ASA 130th Meeting - St. Louis, MO - 1995 Nov 27 .. Dec 01

4aPA4. The mechanical effects of focused shock waves on tissuelike structures.

Bradford Sturtevant

Danny Howard

Graduate Aeronautical Labs., Calif. Inst. of Tech., Pasadena, CA 91125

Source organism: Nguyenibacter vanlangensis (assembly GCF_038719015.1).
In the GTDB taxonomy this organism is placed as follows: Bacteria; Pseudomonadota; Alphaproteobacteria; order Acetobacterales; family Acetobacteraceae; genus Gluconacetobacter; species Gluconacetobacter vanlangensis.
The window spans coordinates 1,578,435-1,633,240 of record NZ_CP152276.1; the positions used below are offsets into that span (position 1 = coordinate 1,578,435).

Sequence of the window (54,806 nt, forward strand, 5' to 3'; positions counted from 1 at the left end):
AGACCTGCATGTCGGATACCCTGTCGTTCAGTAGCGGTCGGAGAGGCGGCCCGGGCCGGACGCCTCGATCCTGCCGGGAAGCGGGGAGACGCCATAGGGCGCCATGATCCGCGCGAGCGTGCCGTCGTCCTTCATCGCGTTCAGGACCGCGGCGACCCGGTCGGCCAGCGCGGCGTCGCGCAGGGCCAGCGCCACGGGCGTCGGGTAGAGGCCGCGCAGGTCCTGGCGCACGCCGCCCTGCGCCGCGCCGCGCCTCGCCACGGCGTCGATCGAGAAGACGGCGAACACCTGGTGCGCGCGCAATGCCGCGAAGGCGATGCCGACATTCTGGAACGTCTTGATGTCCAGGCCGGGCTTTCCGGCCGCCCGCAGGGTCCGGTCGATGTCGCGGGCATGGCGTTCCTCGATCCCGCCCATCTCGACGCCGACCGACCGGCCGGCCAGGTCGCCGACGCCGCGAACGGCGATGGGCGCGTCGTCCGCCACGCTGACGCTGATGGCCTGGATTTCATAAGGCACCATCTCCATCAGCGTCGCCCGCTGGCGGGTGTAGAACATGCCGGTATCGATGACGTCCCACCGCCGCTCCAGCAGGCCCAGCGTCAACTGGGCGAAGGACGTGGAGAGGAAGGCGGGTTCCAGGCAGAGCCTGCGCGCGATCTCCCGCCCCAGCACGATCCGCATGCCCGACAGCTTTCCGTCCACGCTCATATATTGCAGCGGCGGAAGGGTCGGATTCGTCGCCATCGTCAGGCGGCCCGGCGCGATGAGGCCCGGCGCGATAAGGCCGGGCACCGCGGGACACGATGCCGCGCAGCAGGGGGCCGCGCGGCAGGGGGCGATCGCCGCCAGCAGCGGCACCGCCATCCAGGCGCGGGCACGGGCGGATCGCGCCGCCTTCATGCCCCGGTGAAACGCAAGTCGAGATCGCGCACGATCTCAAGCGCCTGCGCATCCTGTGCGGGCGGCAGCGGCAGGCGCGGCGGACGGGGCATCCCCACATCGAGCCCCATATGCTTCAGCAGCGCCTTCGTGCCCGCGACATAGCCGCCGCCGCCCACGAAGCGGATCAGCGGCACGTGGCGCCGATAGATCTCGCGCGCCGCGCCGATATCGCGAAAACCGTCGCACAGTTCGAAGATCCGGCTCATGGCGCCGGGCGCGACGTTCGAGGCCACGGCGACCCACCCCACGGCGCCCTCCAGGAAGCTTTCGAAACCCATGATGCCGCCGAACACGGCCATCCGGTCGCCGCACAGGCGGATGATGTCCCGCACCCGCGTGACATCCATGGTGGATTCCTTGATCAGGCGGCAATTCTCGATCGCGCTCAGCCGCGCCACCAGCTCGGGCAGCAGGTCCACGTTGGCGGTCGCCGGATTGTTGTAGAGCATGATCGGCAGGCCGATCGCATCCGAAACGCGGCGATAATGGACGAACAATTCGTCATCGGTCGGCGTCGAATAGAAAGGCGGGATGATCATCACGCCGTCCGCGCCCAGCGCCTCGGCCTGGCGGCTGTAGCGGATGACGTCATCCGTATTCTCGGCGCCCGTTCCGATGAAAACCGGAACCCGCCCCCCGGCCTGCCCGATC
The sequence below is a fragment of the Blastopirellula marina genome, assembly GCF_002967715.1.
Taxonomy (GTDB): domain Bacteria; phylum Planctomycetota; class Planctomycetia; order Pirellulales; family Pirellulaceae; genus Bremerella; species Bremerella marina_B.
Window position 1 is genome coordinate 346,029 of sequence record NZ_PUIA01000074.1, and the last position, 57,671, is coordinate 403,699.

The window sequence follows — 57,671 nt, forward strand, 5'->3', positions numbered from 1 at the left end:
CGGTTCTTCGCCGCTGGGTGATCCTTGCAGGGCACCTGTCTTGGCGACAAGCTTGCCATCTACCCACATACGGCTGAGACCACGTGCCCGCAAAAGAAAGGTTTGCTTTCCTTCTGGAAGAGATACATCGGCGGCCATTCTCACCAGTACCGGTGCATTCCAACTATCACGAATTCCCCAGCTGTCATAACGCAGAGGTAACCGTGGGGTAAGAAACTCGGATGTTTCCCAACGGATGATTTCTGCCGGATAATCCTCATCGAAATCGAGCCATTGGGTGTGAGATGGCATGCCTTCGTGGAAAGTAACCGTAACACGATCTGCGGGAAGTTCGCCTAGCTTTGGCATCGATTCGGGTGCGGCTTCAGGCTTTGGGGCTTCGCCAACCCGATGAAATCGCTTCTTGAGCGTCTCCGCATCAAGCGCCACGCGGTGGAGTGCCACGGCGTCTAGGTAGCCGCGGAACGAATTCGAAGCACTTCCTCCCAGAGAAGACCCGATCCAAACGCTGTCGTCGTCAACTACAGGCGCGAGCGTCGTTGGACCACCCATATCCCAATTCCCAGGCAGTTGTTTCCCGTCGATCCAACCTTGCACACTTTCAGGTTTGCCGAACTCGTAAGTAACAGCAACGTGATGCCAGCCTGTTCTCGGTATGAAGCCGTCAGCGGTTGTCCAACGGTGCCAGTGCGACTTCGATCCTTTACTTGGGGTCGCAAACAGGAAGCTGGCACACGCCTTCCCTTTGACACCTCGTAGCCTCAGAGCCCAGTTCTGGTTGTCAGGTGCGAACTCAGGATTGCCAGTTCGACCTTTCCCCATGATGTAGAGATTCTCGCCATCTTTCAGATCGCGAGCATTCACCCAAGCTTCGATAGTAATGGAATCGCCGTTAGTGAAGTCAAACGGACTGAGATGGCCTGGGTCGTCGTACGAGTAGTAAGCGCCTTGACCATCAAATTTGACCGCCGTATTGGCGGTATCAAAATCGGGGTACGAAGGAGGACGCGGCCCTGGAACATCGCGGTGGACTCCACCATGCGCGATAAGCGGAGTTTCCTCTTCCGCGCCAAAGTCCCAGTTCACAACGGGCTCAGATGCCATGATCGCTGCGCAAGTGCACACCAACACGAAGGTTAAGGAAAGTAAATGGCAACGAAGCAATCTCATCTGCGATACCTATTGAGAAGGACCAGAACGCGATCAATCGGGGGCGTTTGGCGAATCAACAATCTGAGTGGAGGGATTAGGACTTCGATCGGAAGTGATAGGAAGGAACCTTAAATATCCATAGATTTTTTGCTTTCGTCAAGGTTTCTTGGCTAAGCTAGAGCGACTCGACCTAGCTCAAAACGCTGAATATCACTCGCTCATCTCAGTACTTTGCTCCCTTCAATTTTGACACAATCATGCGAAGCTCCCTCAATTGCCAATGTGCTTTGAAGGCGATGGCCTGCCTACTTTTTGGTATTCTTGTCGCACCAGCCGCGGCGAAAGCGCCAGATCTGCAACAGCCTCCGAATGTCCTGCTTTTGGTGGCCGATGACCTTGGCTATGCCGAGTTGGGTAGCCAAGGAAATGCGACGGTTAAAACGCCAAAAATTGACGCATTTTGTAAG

Shock waves focused to strengths sufficient to fracture kidney stones in extracorporeal shock wave lithotripsy (ESWL) injure soft tissue. In a complex organ like the kidney, the injury occurs in a sequence of processes beginning with the mechanical stimulus during or shortly after the passage of the shock wave, followed by a complex series of bio-mechano-chemical responses, terminating with altered function and histology of the organ. This paper presents preliminary results of an in vitro study of the initial mechanical stimulus. A planar nitrocellulose membrane of order 10 (mu)m thick immersed in liquid is used as a simple model of tissue membrane. Use of thoroughly degassed water, glycerin, and castor oil at the focus of an electrohydraulic lithotripter controls cavitation, and addition of 20-(mu)m-diam hollow glass spheres to the test liquid simulates the acoustic nonuniformity of tissue. In water, small (~1-mm diameter) circular punctures are generated by bubble collapse after only one or two shock waves. In noncavitating, uniform liquids the membrane only fails after of order 100 shock waves, by cavitation. With the addition of acoustic nonuniformity in order to increase shear induced by the shock, a different mode of failure occurs; the membrane fails in long (~1 cm) tears after about 20 shocks. [Work supported by NIH Grant P01 DK43881-01A3.]